She looked around at his room he had created. The dark shadows, the black drapes, the devilish mask — it was all there to cultivate a certain environment. One that was more conducive to the spirit world. That’s what he would say if you asked him. But she knew the truth. It was what the clients expected. What they paid for. A certain amount of chills and thrills that went along with every séance.
Some of them came for pure entertainment. But there were many that showed up with hearts full of sorrow. With a desperate need, a soul-wrenching desire, to see a lost loved one. And those were the ones Sophie felt sorry for. The fact that her father was now one of them filled her with deep sadness and confusion. Her father was making the rounds on the séance circuit. He had sat with no less than five psychics in the last two weeks. When she first heard the news she had been incredulous. When she confronted him, he calmly explained to her that he needed their counseling, their help in finding his beloved Rose. He was frantic to get word from Rose from the other side of the river — the afterlife.
She could no longer deny it — a man who had spent a lifetime pretending to speak to the dead now thought he actually could. Sophie wasn’t sure how or when her father’s mind had snapped. But it had, and she had to face the truth — sometime after her mother’s death her father made the transformation from con artist into one of the marks.
There was a loud bang at the bay windows. Sophie spun around. She could make out the tree branch knocking against the glass panes. The wind had picked up outside. The storm’s fury was increasing. All day dark clouds had hung threatening overhead in the sky. Another bang, followed by the sound of rain pelting against the roof.
Sophie made her way to a side table and carefully lifted an ornate silver candle holder filled with a lit red candlestick. She raised the candle high into the air and made her way down the hallway and into the dark kitchen. No candles burned in the kitchen. It was odd being in here at night when things were quiet and calm. Gone were the normal hustle and bustle, the frantic activity and hurried voices that normally filled this room in the daytime. A cook and a kitchen maid used this space to create lavish cakes and tarts each day.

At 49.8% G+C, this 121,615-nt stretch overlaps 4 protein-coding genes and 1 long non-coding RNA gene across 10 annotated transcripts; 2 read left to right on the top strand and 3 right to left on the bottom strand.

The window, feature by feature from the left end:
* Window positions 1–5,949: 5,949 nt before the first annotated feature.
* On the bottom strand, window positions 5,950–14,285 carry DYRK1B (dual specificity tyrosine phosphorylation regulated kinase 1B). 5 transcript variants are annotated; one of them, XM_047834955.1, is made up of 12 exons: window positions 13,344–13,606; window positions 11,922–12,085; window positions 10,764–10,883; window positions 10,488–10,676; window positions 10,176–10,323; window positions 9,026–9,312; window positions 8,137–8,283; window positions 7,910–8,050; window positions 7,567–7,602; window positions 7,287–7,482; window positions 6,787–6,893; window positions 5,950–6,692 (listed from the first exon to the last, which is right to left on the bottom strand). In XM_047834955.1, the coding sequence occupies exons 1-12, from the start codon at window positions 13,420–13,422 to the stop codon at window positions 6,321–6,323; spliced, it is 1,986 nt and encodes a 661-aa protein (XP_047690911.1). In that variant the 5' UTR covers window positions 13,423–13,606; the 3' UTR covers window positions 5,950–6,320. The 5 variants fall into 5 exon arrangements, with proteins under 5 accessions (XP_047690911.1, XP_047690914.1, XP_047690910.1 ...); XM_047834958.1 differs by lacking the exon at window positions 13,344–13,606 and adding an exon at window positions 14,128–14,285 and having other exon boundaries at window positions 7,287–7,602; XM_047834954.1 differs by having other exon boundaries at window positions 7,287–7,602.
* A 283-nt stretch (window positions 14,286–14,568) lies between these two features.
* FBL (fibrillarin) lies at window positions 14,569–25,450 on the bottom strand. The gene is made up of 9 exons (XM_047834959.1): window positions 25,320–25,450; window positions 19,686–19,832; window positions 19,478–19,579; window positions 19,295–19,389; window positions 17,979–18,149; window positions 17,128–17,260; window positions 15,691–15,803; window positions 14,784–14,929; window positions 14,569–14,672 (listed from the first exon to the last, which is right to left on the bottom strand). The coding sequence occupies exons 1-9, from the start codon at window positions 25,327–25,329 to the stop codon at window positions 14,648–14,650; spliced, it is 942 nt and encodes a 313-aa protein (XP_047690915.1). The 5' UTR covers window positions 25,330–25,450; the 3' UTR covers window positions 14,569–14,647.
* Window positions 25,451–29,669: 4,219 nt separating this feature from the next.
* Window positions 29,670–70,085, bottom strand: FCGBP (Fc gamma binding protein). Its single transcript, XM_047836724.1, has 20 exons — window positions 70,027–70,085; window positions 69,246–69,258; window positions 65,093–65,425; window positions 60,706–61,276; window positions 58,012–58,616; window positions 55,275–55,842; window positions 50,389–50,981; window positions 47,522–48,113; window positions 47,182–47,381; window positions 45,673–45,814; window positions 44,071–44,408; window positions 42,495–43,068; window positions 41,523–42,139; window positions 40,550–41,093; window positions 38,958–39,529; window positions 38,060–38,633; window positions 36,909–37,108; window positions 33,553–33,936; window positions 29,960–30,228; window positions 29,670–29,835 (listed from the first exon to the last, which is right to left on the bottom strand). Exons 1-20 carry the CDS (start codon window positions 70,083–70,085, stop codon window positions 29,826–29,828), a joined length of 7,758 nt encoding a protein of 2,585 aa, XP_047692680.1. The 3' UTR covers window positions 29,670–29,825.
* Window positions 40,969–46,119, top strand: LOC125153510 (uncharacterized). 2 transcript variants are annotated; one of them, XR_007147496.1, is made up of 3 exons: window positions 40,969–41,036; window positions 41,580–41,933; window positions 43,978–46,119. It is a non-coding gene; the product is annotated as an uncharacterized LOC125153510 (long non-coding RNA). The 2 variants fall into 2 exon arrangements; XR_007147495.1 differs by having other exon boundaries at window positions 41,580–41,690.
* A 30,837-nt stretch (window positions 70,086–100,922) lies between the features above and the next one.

You can’t charge them a small fortune and not give them something to gobble down, her father was fond of saying.
He did that, charged the rich a small fortune to talk to their departed. People so desperate to hear any word from those loved ones on the other side they would shell out money to partake in one of her father’s famous séances.
She walked over and opened the back door. She stood in the doorway and sighed out loud as raindrops splashed against her face.
She could leave. Walk out the door and head off in search of her mother’s people. It was something she daydreamed about ever since her mother’s death. But guilt filled her, as it always did, at the thought. She couldn’t leave her father. She had made a promise to her mother, on her deathbed, that she wouldn’t abandon him. It was not an easy promise to keep — Colin Campbell was not an easy man to live with. Her father was incapable of showing any real feelings or affection. He could put it on, fake at emotion when he needed to. During séances, he became a man full of empathy and passion, at least that’s what the marks always saw, but what they saw was just an act, put on by a gifted actor. A gifted con artist. When the séances were over, and the marks had gone home, her father would retreat back to his true self — a man who seldom talked and hardly ever smiled. Someone who spent most of his time alone in his bedroom with a whiskey bottle. A man who seemed to have little time or energy for his family.